The views in this MedTech Overview are subject to change at any time based upon market or other conditions and are current as of January 12th, 2020. While all material is deemed to be reliable, accuracy and completeness cannot be guaranteed.
As an industry that has been around for thousands of years and seen very promising technological advances, yet which also has high inefficiencies, life sciences, and more specifically MedTech are an industry ripe for innovation. This is made even more important given that this is literally a life and death industry where innovation has the potential to directly save lives and improve the quality of life for millions if not billions of people. Like our other articles, books could and have been written about this industry, but a few points we would like to focus on based on recent innovations include:
Precision medicine, for example allowing oncologists to laser-target the appropriate cancer cells.
Genetic testing and Big Data/AI: While companies like 23&me have reached the mass market for social recognition, we believe there could be immense potential for the medical applications, such as genetic/hereditary propensity for a given disease, as well as other applications such as more efficient drug discovery and testing.
Telemedicine, which has the potential to drastically increase access to quality care.
As a non-physician/scientist (albeit someone who has spent substantial time in the medical space both with my own startup and working with many startup/growth stage companies), one of the best articles I have ever read was a recent Wired article on Dr. Jim Allison, who won the 2018 Nobel Prize for Medicine with what could truly be game changing research and one of the most important discoveries of our time. I highly encourage readers to read the full article, but as a quick summary (emphasis ours), Allison was able to revolutionize an area that had historically evolved slowly and had major drawbacks:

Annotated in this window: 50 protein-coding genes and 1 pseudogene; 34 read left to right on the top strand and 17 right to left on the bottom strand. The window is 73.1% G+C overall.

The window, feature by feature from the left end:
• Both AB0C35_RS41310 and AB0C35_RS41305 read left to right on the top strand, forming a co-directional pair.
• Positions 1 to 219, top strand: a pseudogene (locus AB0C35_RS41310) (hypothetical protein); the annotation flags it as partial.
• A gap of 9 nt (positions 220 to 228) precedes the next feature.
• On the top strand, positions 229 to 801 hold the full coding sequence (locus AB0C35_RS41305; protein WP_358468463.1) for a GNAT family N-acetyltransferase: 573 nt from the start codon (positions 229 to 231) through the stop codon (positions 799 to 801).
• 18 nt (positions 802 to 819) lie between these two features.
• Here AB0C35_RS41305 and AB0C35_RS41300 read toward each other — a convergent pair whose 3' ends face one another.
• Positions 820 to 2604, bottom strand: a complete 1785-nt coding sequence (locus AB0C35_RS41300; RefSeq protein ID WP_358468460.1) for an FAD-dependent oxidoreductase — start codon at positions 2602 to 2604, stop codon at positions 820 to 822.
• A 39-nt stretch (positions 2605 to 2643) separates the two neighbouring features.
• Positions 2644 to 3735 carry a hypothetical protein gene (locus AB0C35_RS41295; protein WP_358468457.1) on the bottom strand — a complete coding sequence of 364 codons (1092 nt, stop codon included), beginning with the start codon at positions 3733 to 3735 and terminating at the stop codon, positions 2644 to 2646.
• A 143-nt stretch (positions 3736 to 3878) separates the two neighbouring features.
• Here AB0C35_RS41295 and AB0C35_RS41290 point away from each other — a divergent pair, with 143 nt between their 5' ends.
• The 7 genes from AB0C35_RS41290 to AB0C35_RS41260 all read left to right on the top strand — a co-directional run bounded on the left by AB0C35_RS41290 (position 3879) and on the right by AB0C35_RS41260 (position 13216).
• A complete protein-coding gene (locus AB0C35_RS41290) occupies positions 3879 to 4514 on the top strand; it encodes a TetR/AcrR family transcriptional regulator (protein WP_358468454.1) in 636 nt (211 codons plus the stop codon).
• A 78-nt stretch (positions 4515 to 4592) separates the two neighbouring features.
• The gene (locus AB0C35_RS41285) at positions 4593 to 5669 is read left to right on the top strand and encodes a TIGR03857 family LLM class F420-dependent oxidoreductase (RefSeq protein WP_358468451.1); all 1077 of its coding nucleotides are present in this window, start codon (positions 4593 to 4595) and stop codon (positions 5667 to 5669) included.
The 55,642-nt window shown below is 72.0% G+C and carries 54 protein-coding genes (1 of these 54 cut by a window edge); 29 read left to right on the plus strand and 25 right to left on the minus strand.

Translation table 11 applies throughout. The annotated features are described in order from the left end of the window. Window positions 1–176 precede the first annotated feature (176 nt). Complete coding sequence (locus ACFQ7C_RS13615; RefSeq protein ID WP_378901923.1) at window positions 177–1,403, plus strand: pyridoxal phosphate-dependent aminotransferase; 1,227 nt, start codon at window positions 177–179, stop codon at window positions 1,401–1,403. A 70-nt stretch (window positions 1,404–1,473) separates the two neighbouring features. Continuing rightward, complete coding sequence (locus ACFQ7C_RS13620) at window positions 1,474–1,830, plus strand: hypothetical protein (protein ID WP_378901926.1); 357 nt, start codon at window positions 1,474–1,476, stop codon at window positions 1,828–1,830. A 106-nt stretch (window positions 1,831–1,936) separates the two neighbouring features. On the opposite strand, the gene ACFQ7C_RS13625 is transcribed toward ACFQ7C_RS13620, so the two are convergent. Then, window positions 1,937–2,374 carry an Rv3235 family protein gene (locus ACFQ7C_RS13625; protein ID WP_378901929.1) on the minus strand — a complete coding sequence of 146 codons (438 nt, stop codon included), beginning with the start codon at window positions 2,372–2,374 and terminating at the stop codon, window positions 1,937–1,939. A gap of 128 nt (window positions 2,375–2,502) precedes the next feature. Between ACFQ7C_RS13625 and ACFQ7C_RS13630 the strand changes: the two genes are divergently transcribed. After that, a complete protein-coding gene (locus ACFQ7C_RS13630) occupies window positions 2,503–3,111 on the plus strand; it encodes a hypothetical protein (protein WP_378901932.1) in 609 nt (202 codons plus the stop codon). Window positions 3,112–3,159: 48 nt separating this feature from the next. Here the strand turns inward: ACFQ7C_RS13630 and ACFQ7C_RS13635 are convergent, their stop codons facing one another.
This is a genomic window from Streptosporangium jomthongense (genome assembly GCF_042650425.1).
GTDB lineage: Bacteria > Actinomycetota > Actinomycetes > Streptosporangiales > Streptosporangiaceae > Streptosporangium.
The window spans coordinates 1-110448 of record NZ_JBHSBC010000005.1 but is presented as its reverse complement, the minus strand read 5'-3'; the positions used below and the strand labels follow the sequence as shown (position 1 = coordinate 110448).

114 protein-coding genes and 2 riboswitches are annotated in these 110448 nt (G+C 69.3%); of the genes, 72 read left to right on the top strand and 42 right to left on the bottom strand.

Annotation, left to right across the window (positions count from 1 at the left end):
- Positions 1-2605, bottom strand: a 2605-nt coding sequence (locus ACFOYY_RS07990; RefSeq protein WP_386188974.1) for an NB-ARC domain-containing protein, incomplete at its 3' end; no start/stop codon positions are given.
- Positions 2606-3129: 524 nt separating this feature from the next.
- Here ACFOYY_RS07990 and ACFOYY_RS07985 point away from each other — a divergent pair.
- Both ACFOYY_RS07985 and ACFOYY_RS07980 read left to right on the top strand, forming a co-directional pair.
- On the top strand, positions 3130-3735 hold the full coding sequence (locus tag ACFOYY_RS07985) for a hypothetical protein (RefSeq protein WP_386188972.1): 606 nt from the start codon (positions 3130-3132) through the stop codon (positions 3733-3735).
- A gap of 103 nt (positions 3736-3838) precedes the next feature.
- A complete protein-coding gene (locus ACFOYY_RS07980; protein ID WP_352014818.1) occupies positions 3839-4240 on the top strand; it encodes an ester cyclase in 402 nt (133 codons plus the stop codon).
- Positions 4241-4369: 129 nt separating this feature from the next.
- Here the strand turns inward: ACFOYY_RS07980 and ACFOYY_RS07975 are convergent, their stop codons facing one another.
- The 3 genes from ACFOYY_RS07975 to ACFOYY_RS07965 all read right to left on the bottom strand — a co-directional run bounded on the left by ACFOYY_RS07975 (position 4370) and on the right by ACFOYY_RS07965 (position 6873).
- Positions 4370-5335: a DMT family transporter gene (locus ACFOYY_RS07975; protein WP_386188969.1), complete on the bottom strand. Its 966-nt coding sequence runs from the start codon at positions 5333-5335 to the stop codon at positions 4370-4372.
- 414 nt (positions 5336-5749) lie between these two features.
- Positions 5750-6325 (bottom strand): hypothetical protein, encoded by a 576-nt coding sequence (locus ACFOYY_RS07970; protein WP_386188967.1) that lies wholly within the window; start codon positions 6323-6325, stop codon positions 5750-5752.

Allison’s breakthrough was the discovery of a sort of secret handshake that cancer uses to evade the immune system, and a means to block that handshake—what the Nobel committee hailed as “a landmark in our fight against cancer,” which has “revolutionized cancer treatment, fundamentally changing the way we view how cancer can be managed.” (Allison’s co-recipient was Tasuku Honjo of Kyoto University.) Advances in cancer typically come in 50-year increments; the science that Allison and Honjo helped advance, cancer immunotherapy, has made a generational leap seemingly overnight.
Until very recently we’ve had three main methods for treating cancer. We’ve had surgery for at least 3,000 years. We added radiation therapy in 1896. Then in 1946, chemical warfare research led to the use of a mustard gas derivative to kill cancer cells. Those poisons were the foundation for chemotherapy.
These “cut, burn, and poison” techniques are currently estimated to be able to cure cancer in about half of the people who develop the disease. And that’s remarkable, a true medical accomplishment. But that leaves the other half of cancer patients. Last year, in the United States alone, that translated to nearly 600,000 people who died of the disease.
The fight was never fair. We’ve been pitting simple drugs against creative, mutating versions of our own cells, trying to kill the bad ones while sparing the good ones, and making ourselves sick in the process. And we’ve been doing that for a very long time.
But now we have added a new and very different approach—one that doesn’t act directly on cancer, but rather acts on the immune system. And that’s the breakthrough.